In the first 5 months of this Rotary year, the club has donated approximately £7,500 to the following charities - National Autistic Society, the Bridge traing and Development in Hanley swan, Acorns Childrens' Hospice, Breast Cancer Care, End Polio Now, Rotary Foundation (Rotary's own charity worldwide), Parkinsons UK, the Welsh Guards Charity, Heartstart Malvern, Cancer Research and WM UK.
WM UK is the UK's only charity focusing on support for patients, carers, doctors and nurses involved in the treatment of Waldenström's Macroglobulinemia (WM).
WMUK is a unique not for profit organisation, also a registered charity, developed jointly to bring WM patients and medical professionals closer together to improve the treatment of WM. It was originally set up to deliver an annual WMUK doctor/ patient forum in London. We have a medical board of leading doctors treating WM in the UK (see below) together with patient representatives. Many of the doctors are involved in updating the treatment guidelines for the disease, undertake research and attend wm confrernces. You can join a dedicated doctor forum which meets regularly in London - just send us a message. We also assist WM research in the UK with modest grants and for travel in the case of young researchers.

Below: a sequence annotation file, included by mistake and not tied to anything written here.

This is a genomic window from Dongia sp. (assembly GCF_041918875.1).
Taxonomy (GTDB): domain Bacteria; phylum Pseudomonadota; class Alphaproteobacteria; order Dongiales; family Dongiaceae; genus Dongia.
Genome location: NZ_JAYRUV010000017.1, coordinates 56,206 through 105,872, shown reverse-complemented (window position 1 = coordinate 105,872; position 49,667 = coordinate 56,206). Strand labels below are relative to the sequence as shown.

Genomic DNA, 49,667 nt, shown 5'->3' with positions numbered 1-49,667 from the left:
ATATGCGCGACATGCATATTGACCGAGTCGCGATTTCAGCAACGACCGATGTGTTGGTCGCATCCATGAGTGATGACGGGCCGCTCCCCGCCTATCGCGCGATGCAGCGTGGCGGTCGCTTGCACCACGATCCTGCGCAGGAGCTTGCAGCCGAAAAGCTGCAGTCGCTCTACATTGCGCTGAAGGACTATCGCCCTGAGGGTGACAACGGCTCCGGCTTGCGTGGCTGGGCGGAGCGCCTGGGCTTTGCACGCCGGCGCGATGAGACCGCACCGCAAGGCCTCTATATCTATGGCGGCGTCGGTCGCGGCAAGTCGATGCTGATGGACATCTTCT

Apart from providing a point of contact, WMUK is also involved in patient advocacy at UK and EU level. It works closely with the IWMF, based in Sarasota, Florida and the European WM Network. In common with many other rare diseases, the current economic climate of budget cuts and reconfiguration of the NHS may mean the small numbers of patients, and relatively expensive and specialised treatment that WM patients need, may put advanced treatments under threat.
More recently with support from people like you, and that of other bodies such as the IWMF and Pharma we have launched an ambitious funding package- for the Rory Morrison UK Patient Data Registry, a Biobank at University College Hospital in London (jointly with the IWMF) and sponsorship of a research fellowship investigating IgM production in WM at Leeds Teaching Hospital under Dr Roger Owen. We have just been accepted for the GECIP 100,000 genomes project and now fund the collection of samples for DNA analysis, providing 'spit tubes' to take patient samples for DNA testing.